Single Origin - COSURCA Colombian Medellin Excelso - Organic Coffee

Flowers run through the profile from aroma through finish, with brown sugar, maple syrup and nutty smoky notes in the aroma, crisp chocolate and dried fruit in the balanced acidity full-bodied cup and again in the rather heavy finish.

Roast: Medium

Processing: Washed & Natural Processed

Altitude: 1500 - 1600 M.A.S.L.

Harvest: March to July

12 oz. Handcrafted Fair Trade/Organic Coffee

Colombia is a country with a colorful and vibrant, rich culture. From the hot arepas (tortillas sold on the street), to the cumbia and salsa music, there is always something to see. The essence of Colombia can be found in its coffee or “tinto”, the term locals use for a cup of black coffee. The country is among the world’s top 3 producers of coffee. The coffee is produced in 18 coffee regions that are spread throughout dramatic landscapes in most of its territory. Colombia is crossed by the Andes Mountains and sprinkled with diverse microclimates and other geographic conditions that allow for distinct coffee flavors and profiles from region to region.

Colombia only produces washed Arabica coffee. There are three primary varieties grown in Colombia and the coffee is referred to by the region in which it is grown. There are many coffee producing regions in the country. Colombia is proficient in producing an abundance of truly delicious and sought-after coffee.

This type is Excelso; this term is a coffee grading term in Colombia. Excelso coffee beans are large, but slightly smaller than Supremo coffee beans. Excelso coffee beans are a screen size of 15-16. Colombian coffee is graded before shipment according to bean size. It is possible that Supremo and Excelso coffee beans are harvested from the same tree, but they are sorted by its size. The greatest volume of exported coffee is Excelso. These beans include good-to-large flat beans and some pea berries.

COSURCA is a large 2nd level cooperative made up of more than 1300 small scale coffee farmers located in the southern state of Cauca in Colombia, which is relatively new to being one of the heaviest production zones, and now it’s being recognized for some of the highest quality within the country, which the north was better known for both aspects throughout most of Colombia’s coffee history.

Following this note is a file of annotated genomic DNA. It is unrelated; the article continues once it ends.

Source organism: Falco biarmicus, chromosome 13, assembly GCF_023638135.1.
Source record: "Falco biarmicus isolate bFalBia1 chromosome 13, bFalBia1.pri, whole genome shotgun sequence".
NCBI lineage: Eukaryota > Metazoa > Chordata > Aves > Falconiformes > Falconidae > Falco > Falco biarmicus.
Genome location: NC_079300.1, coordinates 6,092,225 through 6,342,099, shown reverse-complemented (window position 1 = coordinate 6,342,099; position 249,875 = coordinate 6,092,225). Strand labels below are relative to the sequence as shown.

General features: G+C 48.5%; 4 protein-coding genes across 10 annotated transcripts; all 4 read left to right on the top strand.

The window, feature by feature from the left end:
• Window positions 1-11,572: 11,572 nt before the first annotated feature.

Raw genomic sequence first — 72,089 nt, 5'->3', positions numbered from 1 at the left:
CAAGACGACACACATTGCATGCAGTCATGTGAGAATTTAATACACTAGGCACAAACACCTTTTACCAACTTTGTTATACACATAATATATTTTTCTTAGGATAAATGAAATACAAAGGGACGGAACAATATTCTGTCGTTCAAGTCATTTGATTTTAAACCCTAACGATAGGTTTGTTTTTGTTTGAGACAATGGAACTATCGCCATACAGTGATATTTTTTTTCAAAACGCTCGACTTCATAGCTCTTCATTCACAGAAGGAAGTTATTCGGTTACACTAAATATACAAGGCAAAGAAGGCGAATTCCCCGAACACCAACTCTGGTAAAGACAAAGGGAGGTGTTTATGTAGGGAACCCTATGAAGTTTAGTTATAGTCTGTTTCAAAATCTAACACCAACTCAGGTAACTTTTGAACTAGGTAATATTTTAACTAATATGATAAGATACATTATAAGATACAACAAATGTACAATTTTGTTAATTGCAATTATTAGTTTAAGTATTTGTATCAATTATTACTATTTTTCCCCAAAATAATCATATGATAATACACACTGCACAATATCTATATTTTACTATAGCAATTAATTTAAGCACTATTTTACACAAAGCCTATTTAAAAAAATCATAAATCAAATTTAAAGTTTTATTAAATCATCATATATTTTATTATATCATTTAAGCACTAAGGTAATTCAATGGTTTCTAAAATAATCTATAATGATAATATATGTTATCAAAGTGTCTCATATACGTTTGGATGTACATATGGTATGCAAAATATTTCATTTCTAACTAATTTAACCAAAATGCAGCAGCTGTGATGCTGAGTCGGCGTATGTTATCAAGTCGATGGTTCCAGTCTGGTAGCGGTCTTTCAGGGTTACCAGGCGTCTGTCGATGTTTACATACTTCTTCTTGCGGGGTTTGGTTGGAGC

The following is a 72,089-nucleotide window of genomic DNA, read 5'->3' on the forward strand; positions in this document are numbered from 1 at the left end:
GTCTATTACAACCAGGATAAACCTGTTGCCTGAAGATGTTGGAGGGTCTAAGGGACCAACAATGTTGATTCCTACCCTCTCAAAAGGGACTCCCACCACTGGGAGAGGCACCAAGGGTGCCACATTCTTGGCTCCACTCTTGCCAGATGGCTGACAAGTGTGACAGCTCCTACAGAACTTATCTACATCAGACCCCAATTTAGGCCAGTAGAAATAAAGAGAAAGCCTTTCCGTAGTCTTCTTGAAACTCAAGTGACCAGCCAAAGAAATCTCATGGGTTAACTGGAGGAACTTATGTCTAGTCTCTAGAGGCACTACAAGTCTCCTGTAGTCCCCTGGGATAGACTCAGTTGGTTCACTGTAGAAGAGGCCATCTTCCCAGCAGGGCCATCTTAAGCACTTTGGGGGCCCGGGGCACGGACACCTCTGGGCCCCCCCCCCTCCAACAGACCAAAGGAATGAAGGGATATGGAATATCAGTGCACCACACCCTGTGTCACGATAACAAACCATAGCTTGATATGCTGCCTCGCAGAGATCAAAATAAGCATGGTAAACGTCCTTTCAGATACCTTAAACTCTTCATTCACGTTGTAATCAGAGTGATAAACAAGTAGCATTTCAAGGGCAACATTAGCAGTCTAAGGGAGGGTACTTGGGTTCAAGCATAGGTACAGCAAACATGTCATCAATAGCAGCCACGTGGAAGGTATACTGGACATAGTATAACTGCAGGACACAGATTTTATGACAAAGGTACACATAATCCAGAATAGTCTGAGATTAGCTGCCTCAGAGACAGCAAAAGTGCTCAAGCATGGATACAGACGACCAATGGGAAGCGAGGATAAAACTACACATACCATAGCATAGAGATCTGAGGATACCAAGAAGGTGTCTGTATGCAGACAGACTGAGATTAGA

COSURCA’s membership is made up of 12 1st level community organizations that operate inside 10 different municipal areas in the state. Coffee production is the most common agricultural product that comes from these areas, but COSURCA has tried to diversify its members’ incomes through an initiative of juice production that uses a wide array of fruits naturally grown in the same areas.

The people in these small towns and coffee producing regions are still occasionally caught in the violence of clashes between government military forces and the FARC, an antigovernment militia often blamed for Colombia’s drug-trafficking.

Despite the hardships, COSURCA looks to improve the lives of its coffee farmers through the cooperation of its members to achieve market access for its products, technical assistance to produce high quality coffee, a system of savings and loans, and many other new opportunities of development by collaborating with international organizations, agencies and companies. Founded in 1993, COSURCA, together with its exporting agency, EXPOCOSURCA maintains constant projects with partners such as the Inter-American Foundation, Cup For Education, and Café Femenino with the intention of teaching and training coffee growing men, women, and youth about agriculture, the environment, gender equality and leadership. Focusing on small scale farmers and their families allows future generations to produce coffee efficiently and effectively, make a living, and improve the lives of hard working people in very remote areas.

COSURCA is also passionate about taking care of the environment and works with all of its producers to establish environmentally friendly processing practices, such as filtration systems that improve the heavily saturated “honey water” which results from the washed processing methods. Also, nearly 500 member’s farms are certified for organic production and 150 are in the process of a 3 year transition period to obtain their organic certificate, all of which requires more intensive farming practices but much healthier for the planet.

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